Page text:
I have decided that fish are much smarter than we give them credit for. I also think they are mean, vindictive little creatures capable of orchestrating intricate plots designed to humiliate unwary anglers. My guess is that fish study the fine art of angler humiliation while completing the curriculum offered in their schools.
Like many of you, I long have considered myself a wary angler and therefore somewhat immune to the typical tactics fish use to induce a case of angler humiliation. However, after my last trip to Utah’s Kolob Reservoir, I’m beginning to think some fish schools are offering a graduate level program. Those familiar with my fishing skills probably would consider the graduate school comparison a bit of a stretch and kindergarten to be more appropriate. That’s what happens when you hold back and let your friends catch more fish than you.
Some people just don’t appreciate the sacrifice some of us are willing to make on their behalf.
When Mike Black of Henderson invited me to teach his Boy Scouts about fly-fishing during their summer camp at Kolob Reservoir, I gladly accepted. It had been awhile since I fished Kolob, and this seemed like a good opportunity to introduce my son, Dallin, to fishing from a float tube.
Kolob is located just north of Zion National Park, at an elevation of 8,118 feet. It’s surrounded by hills covered with quaking aspen, pine trees and oak brush. The reservoir is 249 surface acres when full and is managed as a trophy fishery for rainbow and cutthroat trout. The limit is one fish over 18 inches in length; anything less must be safely released. Anglers must restrict their bait choices to artificial flies and lures.
Naturally, when fish are allowed to grow to trophy proportions, their skills in the areas of fly-pattern detection and hook avoidance are well developed. Dallin and I found this to be especially true of the Kolob Fish School’s most recent graduating class.
We arrived the afternoon before I was scheduled to instruct the scouts. We located an area across from the launch ramp where the scouts could easily cast a fly rod without too much danger of getting their flies hooked in the trees. Naturally, we had to test this location for the presence of fish. Two hours and several fly changes later, neither one of us had netted a fish. In fact, the only bites we had were from mosquitoes.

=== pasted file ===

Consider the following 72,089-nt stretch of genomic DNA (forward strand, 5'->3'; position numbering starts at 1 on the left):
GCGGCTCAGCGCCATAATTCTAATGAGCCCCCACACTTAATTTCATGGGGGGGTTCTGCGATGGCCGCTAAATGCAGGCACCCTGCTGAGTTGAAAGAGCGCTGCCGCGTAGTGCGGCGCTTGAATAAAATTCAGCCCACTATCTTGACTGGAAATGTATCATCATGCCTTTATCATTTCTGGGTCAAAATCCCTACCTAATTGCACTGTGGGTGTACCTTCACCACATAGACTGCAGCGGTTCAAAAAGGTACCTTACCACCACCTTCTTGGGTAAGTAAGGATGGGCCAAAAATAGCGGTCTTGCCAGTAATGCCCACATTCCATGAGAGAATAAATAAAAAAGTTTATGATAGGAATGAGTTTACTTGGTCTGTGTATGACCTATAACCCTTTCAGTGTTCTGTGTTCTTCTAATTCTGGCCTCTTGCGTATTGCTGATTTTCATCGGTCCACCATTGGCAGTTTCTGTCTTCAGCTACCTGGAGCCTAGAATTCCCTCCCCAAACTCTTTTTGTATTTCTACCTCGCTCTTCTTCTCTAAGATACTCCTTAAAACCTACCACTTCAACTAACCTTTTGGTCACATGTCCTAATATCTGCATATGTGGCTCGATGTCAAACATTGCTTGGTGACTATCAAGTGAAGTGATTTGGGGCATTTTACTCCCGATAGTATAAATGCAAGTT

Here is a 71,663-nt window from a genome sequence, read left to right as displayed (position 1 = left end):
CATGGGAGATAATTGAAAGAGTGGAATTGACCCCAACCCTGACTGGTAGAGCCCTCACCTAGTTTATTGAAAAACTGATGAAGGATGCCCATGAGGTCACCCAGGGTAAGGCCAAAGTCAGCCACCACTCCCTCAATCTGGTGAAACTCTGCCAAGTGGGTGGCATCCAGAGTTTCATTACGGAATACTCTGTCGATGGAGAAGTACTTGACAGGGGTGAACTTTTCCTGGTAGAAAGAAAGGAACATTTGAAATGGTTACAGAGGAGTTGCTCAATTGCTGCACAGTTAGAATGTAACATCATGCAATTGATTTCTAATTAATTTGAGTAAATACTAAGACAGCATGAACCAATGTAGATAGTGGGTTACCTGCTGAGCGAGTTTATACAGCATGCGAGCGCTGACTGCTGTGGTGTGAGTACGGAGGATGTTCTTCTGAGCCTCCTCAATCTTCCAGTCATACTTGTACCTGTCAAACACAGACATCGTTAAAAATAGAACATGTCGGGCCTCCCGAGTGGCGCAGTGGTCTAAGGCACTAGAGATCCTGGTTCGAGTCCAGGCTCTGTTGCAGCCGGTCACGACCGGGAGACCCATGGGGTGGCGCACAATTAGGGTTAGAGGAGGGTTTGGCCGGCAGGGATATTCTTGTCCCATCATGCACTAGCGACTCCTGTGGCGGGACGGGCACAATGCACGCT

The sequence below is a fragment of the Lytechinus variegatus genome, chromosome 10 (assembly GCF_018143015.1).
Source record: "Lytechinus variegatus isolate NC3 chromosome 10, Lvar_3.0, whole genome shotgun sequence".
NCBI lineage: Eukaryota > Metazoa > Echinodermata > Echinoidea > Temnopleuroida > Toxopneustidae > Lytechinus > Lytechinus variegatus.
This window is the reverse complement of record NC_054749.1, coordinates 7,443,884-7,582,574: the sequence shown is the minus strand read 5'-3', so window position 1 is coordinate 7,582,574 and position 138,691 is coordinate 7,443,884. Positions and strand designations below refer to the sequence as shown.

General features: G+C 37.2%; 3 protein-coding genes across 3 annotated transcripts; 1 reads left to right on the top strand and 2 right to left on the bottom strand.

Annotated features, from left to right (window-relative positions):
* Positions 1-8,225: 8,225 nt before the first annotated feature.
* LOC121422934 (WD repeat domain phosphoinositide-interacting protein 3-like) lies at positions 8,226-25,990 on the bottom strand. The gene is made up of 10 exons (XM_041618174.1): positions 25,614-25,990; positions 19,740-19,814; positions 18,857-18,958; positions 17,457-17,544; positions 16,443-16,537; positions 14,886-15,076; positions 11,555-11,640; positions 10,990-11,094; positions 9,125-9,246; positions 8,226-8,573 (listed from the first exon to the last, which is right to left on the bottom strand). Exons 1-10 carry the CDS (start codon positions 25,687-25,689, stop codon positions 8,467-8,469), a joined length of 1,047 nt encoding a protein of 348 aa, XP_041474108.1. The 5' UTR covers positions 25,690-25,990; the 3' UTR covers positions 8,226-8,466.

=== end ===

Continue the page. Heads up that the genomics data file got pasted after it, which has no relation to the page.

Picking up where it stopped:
The next morning, I was dodging Woolly Buggers and Hare’s Ear nymphs or untangling fly line as the scouts tried their hand at casting. The only problem was I couldn’t get the boys to stop casting and actually let the fly remain in the water long enough for a hungry trout to take the bait. Dallin, in the meantime, had abandoned me and was fishing from his float tube. Then I heard him laughing and calling my name. On his line was a plump rainbow trout that measured 16 inches long.
After taking a break for biscuits and sausage gravy, we headed back to the reservoir for another crack at its trophy trout. After another two hours of fishing — all the while hoping to teach Dallin a lesson this time — I had yet to hook a fish. The lesson would have to wait. And to make matters worse, one of the scouts caught a fish just as I was kicking my way back to shore. The slimy critters were practicing the art of angler humiliation — the fish, not the scouts. Then again, perhaps the boys and the fish had reached something akin to a humiliation agreement.
That evening, I dragged Dallin and his tired legs back out on the water. I was going to have my revenge and needed a witness to verify my catch. We fished and kicked for another couple of hours, but the fish had my number. No matter what fly I threw their direction, whether it floated on top or sank toward the bottom, the fish refused my offerings. Finally I decided to relax, enjoy the sunset and visit with my son. That’s when it happened.
As the sun dropped over the horizon, hundreds of trout began hitting the water’s surface. They were all around us. Everywhere we looked, huge trout were poking their heads through the surface. It was as if they were rising for the sole purpose of taunting us. My humiliation was complete. It’s a good thing I held back so Dallin still had something to brag about.
Doug Nielsen is an award-winning freelance writer and conservation educator for the Nevada Department of Wildlife. His “In the Outdoors” column is published Thursday. He can be reached at email@example.com.